A Corbeled Gallery work

Wednesday, August 31, 2005

Deterministic Universe (step two) Chaos

I will describe Chaos Theory and how it is just a crutch to explain the untestable.

When I was about 9 years old, I stumbled upon a problem. My father had given me a BB gun for Christmas. After shooting it for a full day, I realized that some shots were harder to make because of wind, steadiness of my hand, and the exact shape of certain BBs. Because of this, I would search through my box of BBs looking for the perfect shaped BB so I could always hit a target dead on at 20 feet. I came inside after shooting for a day and played with a G.I. Joe action figure, and in my imaginary world, my G.I. Joe shot his enemy from a mile away, with a hand gun. I then realized it was impossible for this shot to be made, but I remembered that this G.I. Joe had made the same shot a hundred times before; before I realized this shot was impossible. I had to come up with an excuse as to how my G.I. Joe had made this shot, because I refused to say my made-up universe was incorrect before, as that would disrupt the value of it's continuity. My excuse for the past hundred perfect shots, was that my G.I. Joe was actually a robot, and was able to make precise calculations, based on wind, shape of the bullet, trajection of the target, and so on.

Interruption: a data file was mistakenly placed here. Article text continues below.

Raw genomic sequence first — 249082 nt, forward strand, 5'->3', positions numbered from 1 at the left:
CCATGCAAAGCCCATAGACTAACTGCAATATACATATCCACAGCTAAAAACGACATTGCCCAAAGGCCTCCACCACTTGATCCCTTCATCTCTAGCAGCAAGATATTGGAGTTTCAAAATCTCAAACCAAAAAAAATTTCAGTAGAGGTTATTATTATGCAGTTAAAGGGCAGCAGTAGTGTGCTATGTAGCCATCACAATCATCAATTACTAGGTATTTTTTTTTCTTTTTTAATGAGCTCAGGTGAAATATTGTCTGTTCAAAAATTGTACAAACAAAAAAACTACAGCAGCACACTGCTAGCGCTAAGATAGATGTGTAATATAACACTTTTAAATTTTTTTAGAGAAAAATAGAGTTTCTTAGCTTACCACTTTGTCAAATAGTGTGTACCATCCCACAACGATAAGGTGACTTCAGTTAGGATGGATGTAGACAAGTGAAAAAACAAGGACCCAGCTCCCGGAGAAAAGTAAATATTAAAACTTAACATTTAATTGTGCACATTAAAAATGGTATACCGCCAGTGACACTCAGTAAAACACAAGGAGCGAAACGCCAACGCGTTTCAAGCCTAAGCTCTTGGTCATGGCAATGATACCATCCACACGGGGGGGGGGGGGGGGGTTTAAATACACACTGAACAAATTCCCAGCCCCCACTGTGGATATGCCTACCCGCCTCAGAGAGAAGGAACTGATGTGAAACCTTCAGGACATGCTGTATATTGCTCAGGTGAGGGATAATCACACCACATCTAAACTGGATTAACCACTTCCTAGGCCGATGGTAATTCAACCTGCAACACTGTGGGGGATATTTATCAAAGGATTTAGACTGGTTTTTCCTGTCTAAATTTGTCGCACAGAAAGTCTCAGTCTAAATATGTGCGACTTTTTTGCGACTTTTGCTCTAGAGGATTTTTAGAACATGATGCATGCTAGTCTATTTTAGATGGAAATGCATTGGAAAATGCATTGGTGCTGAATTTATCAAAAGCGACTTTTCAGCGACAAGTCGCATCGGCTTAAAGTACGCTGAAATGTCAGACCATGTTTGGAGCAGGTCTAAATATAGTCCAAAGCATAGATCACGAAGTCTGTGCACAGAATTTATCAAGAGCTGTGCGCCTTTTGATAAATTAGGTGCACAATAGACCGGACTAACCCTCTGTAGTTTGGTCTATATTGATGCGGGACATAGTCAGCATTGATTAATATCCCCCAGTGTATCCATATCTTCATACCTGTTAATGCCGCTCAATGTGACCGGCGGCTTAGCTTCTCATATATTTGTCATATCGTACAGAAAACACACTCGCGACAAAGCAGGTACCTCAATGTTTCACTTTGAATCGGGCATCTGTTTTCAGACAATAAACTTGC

A few years later, my father had taken me shooting, and I learned about gun powder grains, which I used to alter my previous G.I. Joe's calculations, by saying he only used the most perfect bullets in existence, because he was a super special force robot. Because of all of this, he knew exactly how the bullet would act, given hundreds of stimuli which would occur before impact of his bullet.

Therefore, this G.I. Joe robot of mine was able to predict precisely where the bullet was going because he understood that every element between the firing pin and the target would have a path-altering force on where the bullet would go. Fifteen years later, I am still updating that made-up universe, to prove that this robot could have made the shot I said he did. However now I understand that there are an infinite amount of variables that would go into saying where this bullet would go. Thus, there is no conceivable way to accurately determine where there bullet would go, but you could give a very good estimate. The ultimate trajectory could be determined by investigating every influence on every measurement in every atom's width between the gun and its target.